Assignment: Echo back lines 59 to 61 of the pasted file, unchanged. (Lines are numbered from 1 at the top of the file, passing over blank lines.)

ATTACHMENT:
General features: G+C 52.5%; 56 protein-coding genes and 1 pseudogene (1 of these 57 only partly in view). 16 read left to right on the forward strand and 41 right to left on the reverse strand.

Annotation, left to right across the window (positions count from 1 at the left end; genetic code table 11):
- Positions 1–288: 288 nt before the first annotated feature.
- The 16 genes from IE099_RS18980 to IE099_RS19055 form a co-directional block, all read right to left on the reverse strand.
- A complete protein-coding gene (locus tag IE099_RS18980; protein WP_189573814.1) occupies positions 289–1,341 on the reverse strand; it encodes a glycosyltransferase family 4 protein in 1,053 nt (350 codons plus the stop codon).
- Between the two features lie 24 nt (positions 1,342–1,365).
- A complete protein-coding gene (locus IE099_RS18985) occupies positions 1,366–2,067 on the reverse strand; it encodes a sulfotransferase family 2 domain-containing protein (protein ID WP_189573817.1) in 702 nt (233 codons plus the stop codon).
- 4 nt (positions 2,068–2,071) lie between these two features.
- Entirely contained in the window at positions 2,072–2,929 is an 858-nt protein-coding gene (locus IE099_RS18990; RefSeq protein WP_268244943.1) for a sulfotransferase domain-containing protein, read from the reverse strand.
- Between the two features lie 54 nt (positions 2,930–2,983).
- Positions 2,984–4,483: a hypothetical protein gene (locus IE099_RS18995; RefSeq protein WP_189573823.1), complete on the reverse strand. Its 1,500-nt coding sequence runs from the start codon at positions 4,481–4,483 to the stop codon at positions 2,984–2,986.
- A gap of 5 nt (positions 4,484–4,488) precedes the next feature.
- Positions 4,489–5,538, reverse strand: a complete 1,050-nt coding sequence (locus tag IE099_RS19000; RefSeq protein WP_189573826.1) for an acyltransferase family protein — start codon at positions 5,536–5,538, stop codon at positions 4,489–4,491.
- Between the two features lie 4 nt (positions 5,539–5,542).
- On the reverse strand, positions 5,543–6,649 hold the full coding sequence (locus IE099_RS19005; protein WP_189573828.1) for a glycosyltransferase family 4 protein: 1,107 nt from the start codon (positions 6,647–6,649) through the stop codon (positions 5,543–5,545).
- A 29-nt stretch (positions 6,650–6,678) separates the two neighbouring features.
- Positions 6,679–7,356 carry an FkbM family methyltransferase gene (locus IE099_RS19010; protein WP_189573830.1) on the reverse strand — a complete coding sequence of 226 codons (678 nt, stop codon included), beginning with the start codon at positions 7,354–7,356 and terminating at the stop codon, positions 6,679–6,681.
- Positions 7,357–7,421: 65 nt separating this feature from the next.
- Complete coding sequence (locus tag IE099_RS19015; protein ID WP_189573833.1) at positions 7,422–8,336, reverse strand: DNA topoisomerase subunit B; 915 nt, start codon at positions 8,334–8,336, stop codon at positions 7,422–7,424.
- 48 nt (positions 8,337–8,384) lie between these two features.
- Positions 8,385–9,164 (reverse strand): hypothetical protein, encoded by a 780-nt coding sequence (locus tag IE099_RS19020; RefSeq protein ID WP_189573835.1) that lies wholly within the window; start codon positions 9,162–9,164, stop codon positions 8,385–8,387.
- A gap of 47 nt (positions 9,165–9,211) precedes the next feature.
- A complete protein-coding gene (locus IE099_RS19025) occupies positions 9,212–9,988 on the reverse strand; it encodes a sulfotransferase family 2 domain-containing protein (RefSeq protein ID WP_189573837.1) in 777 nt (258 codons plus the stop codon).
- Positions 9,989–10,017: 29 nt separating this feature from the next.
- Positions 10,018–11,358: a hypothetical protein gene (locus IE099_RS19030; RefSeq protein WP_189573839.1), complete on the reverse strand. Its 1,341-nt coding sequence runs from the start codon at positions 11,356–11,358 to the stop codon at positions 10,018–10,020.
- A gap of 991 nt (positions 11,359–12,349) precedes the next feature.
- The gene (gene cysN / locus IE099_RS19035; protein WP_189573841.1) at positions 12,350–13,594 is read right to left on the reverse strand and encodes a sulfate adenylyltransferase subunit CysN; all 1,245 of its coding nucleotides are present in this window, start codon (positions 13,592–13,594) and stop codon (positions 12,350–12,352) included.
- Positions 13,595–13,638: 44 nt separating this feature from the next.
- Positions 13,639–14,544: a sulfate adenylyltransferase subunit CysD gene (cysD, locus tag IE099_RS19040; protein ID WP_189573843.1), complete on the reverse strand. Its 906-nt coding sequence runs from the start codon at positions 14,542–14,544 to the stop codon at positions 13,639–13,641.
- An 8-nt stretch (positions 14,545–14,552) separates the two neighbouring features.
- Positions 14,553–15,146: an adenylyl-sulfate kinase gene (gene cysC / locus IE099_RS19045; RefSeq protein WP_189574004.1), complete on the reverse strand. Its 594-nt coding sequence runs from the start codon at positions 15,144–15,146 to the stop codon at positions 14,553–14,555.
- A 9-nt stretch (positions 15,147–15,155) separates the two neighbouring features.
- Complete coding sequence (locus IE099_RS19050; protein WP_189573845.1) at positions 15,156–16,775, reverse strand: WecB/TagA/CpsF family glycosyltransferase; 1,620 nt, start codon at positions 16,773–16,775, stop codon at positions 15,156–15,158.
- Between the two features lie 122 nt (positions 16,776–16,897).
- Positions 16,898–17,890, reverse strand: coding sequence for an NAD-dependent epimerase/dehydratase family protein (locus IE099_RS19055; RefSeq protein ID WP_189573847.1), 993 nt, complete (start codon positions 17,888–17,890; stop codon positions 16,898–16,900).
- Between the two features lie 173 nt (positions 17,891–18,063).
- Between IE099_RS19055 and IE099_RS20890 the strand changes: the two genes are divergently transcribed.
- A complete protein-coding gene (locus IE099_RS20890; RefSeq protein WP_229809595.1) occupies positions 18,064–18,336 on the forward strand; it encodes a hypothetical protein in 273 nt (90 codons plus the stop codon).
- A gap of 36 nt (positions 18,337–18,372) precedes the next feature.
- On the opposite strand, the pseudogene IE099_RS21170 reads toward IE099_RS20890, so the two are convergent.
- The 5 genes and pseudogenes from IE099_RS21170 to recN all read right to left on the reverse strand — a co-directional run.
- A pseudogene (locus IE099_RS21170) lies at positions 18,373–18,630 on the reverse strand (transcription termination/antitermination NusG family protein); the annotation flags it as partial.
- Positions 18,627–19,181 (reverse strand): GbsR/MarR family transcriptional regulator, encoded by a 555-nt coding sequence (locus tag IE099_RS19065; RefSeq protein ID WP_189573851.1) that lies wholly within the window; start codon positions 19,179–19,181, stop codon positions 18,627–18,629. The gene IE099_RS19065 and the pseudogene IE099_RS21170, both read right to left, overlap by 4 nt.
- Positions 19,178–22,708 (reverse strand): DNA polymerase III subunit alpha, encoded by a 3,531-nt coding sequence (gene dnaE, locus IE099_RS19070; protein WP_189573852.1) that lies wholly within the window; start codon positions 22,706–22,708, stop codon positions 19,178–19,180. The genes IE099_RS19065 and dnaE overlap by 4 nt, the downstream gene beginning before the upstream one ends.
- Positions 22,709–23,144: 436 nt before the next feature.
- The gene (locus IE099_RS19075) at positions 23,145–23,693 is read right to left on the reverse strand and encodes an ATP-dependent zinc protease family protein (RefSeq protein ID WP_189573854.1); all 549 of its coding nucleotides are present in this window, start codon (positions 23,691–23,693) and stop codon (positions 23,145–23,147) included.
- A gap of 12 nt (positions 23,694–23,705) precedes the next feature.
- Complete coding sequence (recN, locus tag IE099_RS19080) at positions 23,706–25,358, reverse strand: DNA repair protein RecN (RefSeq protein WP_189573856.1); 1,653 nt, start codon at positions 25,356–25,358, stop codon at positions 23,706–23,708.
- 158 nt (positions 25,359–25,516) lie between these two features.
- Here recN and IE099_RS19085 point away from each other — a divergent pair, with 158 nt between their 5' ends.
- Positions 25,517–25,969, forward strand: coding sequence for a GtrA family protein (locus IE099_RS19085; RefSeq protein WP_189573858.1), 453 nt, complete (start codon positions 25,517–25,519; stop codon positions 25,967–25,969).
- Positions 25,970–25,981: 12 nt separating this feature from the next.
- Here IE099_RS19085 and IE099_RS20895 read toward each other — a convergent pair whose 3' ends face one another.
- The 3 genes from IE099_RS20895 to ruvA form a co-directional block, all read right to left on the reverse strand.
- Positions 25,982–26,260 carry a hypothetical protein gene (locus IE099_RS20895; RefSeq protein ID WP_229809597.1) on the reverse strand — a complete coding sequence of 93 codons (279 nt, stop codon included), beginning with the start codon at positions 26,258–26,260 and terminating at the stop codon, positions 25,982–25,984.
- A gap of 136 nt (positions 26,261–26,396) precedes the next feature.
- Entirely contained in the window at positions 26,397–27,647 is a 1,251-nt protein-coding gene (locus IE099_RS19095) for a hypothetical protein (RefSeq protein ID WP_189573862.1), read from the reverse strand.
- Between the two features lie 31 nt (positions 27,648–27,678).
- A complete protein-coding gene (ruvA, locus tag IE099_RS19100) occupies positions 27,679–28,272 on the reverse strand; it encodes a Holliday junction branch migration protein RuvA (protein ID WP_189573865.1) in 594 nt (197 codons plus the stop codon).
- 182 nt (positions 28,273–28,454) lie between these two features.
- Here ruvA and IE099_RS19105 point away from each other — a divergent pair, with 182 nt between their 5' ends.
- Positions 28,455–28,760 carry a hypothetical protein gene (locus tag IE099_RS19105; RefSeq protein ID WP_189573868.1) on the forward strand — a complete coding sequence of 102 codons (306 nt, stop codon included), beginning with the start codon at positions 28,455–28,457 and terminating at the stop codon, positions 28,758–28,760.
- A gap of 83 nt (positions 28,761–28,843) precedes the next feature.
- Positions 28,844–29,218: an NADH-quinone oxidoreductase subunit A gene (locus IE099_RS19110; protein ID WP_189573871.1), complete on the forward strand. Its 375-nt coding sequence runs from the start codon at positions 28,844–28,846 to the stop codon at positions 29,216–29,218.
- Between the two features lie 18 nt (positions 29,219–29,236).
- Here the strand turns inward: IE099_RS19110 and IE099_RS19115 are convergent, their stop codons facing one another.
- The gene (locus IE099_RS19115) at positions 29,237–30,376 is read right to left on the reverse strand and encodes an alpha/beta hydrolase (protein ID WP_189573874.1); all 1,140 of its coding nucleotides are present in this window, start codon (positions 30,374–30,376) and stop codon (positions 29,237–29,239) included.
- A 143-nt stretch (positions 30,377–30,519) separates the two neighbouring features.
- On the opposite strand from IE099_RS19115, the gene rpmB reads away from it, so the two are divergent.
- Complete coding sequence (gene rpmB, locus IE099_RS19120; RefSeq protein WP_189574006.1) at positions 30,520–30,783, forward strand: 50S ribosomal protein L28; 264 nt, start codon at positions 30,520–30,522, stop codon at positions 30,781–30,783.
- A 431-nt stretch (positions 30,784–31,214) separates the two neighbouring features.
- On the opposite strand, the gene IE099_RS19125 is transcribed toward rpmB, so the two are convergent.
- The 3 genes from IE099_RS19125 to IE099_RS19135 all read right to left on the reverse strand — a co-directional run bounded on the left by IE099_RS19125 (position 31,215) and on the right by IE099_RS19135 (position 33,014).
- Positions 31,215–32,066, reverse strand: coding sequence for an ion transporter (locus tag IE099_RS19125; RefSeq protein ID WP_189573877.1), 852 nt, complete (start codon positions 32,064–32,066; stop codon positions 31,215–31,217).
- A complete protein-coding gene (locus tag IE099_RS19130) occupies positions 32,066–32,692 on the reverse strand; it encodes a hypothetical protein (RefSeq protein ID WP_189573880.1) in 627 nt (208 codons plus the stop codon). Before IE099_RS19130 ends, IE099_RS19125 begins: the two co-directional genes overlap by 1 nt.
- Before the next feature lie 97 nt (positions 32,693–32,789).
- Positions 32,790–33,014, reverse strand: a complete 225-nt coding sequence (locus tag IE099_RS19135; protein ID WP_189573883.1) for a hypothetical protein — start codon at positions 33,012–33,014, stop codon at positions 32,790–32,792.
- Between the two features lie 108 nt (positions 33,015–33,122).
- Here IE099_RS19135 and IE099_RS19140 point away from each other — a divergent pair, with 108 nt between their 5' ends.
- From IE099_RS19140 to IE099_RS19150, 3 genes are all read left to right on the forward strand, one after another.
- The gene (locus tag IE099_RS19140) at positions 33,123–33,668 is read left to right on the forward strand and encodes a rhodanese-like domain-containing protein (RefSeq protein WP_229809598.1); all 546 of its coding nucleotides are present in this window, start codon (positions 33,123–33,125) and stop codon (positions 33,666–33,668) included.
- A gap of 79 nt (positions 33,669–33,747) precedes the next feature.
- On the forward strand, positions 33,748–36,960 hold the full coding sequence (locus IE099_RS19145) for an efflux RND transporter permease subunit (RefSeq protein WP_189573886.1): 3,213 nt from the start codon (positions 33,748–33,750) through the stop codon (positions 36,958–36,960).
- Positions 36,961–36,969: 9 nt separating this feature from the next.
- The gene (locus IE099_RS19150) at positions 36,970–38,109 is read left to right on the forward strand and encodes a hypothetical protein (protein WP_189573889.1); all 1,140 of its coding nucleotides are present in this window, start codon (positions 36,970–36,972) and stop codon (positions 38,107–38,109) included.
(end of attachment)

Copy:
- A complete protein-coding gene (ruvA, locus tag IE099_RS19100) occupies positions 27,679–28,272 on the reverse strand; it encodes a Holliday junction branch migration protein RuvA (protein ID WP_189573865.1) in 594 nt (197 codons plus the stop codon).
- 182 nt (positions 28,273–28,454) lie between these two features.
- Here ruvA and IE099_RS19105 point away from each other — a divergent pair, with 182 nt between their 5' ends.